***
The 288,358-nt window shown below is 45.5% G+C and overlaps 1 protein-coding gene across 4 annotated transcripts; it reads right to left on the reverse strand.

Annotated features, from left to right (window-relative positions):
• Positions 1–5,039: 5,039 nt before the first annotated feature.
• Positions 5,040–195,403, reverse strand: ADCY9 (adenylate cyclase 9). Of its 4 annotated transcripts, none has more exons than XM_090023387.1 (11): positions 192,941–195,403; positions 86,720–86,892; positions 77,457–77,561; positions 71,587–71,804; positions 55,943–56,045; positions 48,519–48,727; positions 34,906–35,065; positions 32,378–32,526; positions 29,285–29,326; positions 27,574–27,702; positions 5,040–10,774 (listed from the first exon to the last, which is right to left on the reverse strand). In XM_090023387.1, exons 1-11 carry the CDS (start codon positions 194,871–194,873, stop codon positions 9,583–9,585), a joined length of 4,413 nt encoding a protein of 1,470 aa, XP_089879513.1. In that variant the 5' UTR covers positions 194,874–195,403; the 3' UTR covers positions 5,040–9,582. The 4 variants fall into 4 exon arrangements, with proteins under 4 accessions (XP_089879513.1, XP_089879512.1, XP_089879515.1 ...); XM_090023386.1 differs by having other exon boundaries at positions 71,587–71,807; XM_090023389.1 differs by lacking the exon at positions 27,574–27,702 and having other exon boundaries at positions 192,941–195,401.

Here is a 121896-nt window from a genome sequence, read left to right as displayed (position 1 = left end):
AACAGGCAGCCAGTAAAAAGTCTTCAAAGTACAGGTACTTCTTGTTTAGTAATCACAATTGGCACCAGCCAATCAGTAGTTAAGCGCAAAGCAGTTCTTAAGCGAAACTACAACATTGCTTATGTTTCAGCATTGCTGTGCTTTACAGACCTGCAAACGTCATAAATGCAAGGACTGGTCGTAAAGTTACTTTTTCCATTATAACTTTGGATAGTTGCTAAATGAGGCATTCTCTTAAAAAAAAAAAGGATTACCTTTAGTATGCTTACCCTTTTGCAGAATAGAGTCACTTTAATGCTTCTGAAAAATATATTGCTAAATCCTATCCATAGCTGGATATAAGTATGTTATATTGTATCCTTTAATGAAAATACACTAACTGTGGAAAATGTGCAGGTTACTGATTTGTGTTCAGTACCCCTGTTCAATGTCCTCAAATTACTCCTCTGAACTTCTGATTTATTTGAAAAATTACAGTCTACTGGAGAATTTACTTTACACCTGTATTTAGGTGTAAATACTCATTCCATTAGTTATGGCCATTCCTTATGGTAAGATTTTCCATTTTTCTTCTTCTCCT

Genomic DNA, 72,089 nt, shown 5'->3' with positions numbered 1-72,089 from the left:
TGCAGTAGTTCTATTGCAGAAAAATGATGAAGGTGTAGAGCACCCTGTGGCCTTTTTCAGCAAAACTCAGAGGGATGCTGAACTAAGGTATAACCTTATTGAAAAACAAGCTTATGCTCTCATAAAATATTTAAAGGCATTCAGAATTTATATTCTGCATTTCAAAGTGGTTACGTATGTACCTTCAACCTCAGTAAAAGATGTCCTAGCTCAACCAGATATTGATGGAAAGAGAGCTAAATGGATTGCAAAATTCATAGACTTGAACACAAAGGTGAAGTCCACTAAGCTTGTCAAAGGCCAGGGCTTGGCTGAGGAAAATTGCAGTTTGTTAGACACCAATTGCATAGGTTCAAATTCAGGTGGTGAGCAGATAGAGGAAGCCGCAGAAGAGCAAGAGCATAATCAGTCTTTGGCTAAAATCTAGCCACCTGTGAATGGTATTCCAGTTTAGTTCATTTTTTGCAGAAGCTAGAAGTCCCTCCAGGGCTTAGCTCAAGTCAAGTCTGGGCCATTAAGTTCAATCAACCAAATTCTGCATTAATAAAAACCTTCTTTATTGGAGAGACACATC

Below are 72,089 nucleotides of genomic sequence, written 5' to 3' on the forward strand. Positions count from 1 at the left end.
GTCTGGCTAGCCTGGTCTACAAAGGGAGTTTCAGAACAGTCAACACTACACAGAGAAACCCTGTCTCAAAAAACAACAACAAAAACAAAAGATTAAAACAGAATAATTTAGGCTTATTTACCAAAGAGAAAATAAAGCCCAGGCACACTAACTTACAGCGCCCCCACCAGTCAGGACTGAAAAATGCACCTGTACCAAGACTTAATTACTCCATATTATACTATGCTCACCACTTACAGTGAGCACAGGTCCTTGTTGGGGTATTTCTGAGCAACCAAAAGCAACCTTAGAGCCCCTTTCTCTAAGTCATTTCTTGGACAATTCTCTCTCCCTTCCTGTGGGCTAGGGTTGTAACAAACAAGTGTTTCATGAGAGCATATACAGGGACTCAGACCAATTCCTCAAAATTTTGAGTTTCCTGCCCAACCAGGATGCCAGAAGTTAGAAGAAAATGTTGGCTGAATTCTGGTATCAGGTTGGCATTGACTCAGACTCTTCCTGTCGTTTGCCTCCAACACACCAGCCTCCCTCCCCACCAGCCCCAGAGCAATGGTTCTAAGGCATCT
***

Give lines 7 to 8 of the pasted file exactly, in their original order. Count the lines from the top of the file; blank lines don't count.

Genomic DNA, 72,089 nt, shown 5'->3' with positions numbered 1-72,089 from the left:
TGCAGTAGTTCTATTGCAGAAAAATGATGAAGGTGTAGAGCACCCTGTGGCCTTTTTCAGCAAAACTCAGAGGGATGCTGAACTAAGGTATAACCTTATTGAAAAACAAGCTTATGCTCTCATAAAATATTTAAAGGCATTCAGAATTTATATTCTGCATTTCAAAGTGGTTACGTATGTACCTTCAACCTCAGTAAAAGATGTCCTAGCTCAACCAGATATTGATGGAAAGAGAGCTAAATGGATTGCAAAATTCATAGACTTGAACACAAAGGTGAAGTCCACTAAGCTTGTCAAAGGCCAGGGCTTGGCTGAGGAAAATTGCAGTTTGTTAGACACCAATTGCATAGGTTCAAATTCAGGTGGTGAGCAGATAGAGGAAGCCGCAGAAGAGCAAGAGCATAATCAGTCTTTGGCTAAAATCTAGCCACCTGTGAATGGTATTCCAGTTTAGTTCATTTTTTGCAGAAGCTAGAAGTCCCTCCAGGGCTTAGCTCAAGTCAAGTCTGGGCCATTAAGTTCAATCAACCAAATTCTGCATTAATAAAAACCTTCTTTATTGGAGAGACACATC